Patrick: While we’re all about M&A here Rubicon. So let’s talk about credit insurance in the context of a mergers and acquisitions transaction. How does that play a role from your experience?
Jo: Yeah, I mean, it’s in my experience when we see it within the M&A world, obviously, typically, we’re looking at providing some kind of EBL facility as part of the deal. And what always has been looked for is maximum availability. Maximum availability in a facility. You want to squeeze out every penny of availability to assist with the program of the M&A. And in order to do that, having an efficient credit insurance program that can give you that availability over all your account debtors, in whatever jurisdiction they’re in, whether it’s domestic or international, is absolutely critical.
But also it gives comfort to the private equity groups. And often, you know, we’re dealing lower down in the chain of command here but if you can prove and show that you have structured this thoroughly and every area has been thought about, you’ve managed all the risk. That is a very big kind of comfort point for everybody in the process. And at the end of it what you show is an availability or borrowing base and this is me talking as the lender here where we’ve been able to give as much coverage as possible to the account debtors because we’re using credit insurance that’s working efficiently.
Patrick: Yeah. And again, that could be a situation where post-closing you have some outstanding amount due from a customer, the customer doesn’t pay or can’t pay. And all of a sudden that could result in a breach on the reps and warranties and trigger all kinds of other bad financial outcomes, but by having that risk mitigated and transferred out, no worries.
Jo: Absolutely, because, you know, we’ve seen with other deals that we’ve worked on historically, where potentially there might be an issue regarding a customer where there’s concentration. So if you can’t, if we couldn’t get comfortable through credit insurance, then what we would probably have ended up doing would be going back to the private equity group and saying, you know what, we can’t finance this account debtor.
So either you’re going to provide some kind of security or some kind of guarantee or it’s out of the game. So actually going and then take a chunk of money away. So you don’t want to be in that position. So having the credit insurance is a big win for them because it takes away that headache. So one less thing to think about.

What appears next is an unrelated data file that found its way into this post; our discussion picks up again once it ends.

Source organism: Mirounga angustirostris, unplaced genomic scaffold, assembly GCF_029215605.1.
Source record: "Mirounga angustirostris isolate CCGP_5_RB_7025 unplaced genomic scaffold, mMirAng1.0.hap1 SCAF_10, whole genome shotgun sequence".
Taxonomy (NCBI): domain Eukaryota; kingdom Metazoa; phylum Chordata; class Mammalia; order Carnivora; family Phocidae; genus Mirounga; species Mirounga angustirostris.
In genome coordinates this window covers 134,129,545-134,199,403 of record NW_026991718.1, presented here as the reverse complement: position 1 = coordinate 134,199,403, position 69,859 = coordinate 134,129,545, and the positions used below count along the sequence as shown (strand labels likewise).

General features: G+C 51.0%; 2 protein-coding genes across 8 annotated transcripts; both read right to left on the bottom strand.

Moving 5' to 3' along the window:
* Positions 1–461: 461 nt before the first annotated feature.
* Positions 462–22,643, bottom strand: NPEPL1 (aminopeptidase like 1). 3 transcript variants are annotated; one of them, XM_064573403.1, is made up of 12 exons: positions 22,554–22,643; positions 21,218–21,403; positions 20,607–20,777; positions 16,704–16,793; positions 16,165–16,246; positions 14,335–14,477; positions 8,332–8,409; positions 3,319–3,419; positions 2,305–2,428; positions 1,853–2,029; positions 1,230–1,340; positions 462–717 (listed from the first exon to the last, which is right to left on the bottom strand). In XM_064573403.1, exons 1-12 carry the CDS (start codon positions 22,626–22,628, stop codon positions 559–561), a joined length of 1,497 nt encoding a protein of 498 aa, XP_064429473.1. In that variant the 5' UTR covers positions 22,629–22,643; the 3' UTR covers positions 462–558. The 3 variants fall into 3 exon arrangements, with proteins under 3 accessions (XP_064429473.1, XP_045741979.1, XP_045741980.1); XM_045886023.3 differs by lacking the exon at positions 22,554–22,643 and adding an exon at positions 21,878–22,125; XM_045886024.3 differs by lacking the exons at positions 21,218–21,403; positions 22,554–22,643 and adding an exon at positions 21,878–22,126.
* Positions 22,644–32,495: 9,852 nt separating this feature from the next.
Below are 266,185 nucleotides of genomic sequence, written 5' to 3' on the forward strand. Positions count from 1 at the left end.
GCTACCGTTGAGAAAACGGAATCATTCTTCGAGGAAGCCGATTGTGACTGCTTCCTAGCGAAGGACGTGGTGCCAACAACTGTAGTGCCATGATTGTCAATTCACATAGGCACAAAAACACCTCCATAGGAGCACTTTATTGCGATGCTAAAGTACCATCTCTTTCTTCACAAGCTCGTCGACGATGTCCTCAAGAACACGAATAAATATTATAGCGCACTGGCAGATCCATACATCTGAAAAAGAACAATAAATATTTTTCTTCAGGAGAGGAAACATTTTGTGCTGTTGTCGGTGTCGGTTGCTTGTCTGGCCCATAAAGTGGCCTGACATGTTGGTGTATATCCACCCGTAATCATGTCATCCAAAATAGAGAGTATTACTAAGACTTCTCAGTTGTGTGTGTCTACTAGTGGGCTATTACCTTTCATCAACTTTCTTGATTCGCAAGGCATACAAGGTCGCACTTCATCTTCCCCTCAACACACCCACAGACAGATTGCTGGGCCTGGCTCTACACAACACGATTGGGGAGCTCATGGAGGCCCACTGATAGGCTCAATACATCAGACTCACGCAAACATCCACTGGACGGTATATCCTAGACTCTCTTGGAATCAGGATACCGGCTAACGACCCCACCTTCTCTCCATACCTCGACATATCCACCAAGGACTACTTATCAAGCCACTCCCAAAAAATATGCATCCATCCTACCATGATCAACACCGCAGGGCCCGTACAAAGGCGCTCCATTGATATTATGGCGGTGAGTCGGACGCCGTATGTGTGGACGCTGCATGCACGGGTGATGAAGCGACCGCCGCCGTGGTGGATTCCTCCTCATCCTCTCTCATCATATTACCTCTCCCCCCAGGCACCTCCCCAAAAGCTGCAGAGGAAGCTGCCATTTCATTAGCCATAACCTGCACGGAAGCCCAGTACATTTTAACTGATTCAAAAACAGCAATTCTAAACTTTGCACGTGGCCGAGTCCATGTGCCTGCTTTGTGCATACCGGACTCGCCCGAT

Patrick: Perfect. How is COVID-19 and this whole pandemic, you can contrast it with the experience you had after the 2008-2010 recession, but how has COVID impacted credit insurance today?
Jo: Yeah, it’s a great point. Yeah. I mean, obviously, it has, yeah. I’m the first one to say credit insurance is great, but it isn’t a silver bullet for absolutely everything. Clearly, there are areas now where credit insurers are taking a tougher line. The first thing I would say is, you can’t, there is credit assurance out there to be found. You can find the coverage. It’s what level of coverage you’re going to get right now. And it’s changing all the time. With, if you’d asked me two or three weeks ago, I’d have said certain sectors are very difficult right now. But it’s really moving very fast.
And keeping on top of that managing and monitoring that information is a day to day job right now. You can’t do that manually. That’s the first thing I would say. Certainly going to have an impact on price. But really pricing when you consider it as a percentage of premium, the premium effectively, this percentage of your revenue is still very low. I mean, it’s less than 1% of your sales figure.
So when you look at it like that, it’s minute. But yeah, we are seeing increases for sure. Those that will go up, they’ll go down, there’ll be movement all over the place. I think all the credit insurance of expecting to get a higher round of claims, there are going to be more claims. It’s like a tsunami. They know it’s coming. It’s not arrived yet, but it’s coming. And what I would say with regard to that is, you know, if you follow the rules, if you have your policy properly managed and monitored, you’ll get paid.
But if you don’t, there’s no doubt in my mind, insurers are going to take a much tougher line before they’ll pay out because why would they not? They’ve got to be sensible here. So I think, you know, what I would say in the marketplace right now is any coverage is worth having. It’s all about risk-sharing. You won’t get everything but you’ll get something and that’s got to be a good thing to have right now. Work with your credit insurer through a good broker or work directly if you’re with a smaller group. But they are creative thinkers.